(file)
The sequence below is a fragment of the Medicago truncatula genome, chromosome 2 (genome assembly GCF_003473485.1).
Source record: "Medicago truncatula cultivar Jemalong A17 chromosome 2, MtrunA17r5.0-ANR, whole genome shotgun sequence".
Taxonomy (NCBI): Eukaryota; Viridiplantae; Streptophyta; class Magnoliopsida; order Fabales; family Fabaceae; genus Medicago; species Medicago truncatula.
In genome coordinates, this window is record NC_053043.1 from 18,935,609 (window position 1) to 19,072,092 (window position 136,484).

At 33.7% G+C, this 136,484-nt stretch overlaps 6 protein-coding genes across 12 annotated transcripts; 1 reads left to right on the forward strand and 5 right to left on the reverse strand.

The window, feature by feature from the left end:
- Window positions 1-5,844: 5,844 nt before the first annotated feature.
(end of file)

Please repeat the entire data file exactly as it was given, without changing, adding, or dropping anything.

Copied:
The sequence below is a fragment of the Medicago truncatula genome, chromosome 2 (genome assembly GCF_003473485.1).
Source record: "Medicago truncatula cultivar Jemalong A17 chromosome 2, MtrunA17r5.0-ANR, whole genome shotgun sequence".
Taxonomy (NCBI): Eukaryota; Viridiplantae; Streptophyta; class Magnoliopsida; order Fabales; family Fabaceae; genus Medicago; species Medicago truncatula.
In genome coordinates, this window is record NC_053043.1 from 18,935,609 (window position 1) to 19,072,092 (window position 136,484).

At 33.7% G+C, this 136,484-nt stretch overlaps 6 protein-coding genes across 12 annotated transcripts; 1 reads left to right on the forward strand and 5 right to left on the reverse strand.

The window, feature by feature from the left end:
- Window positions 1-5,844: 5,844 nt before the first annotated feature.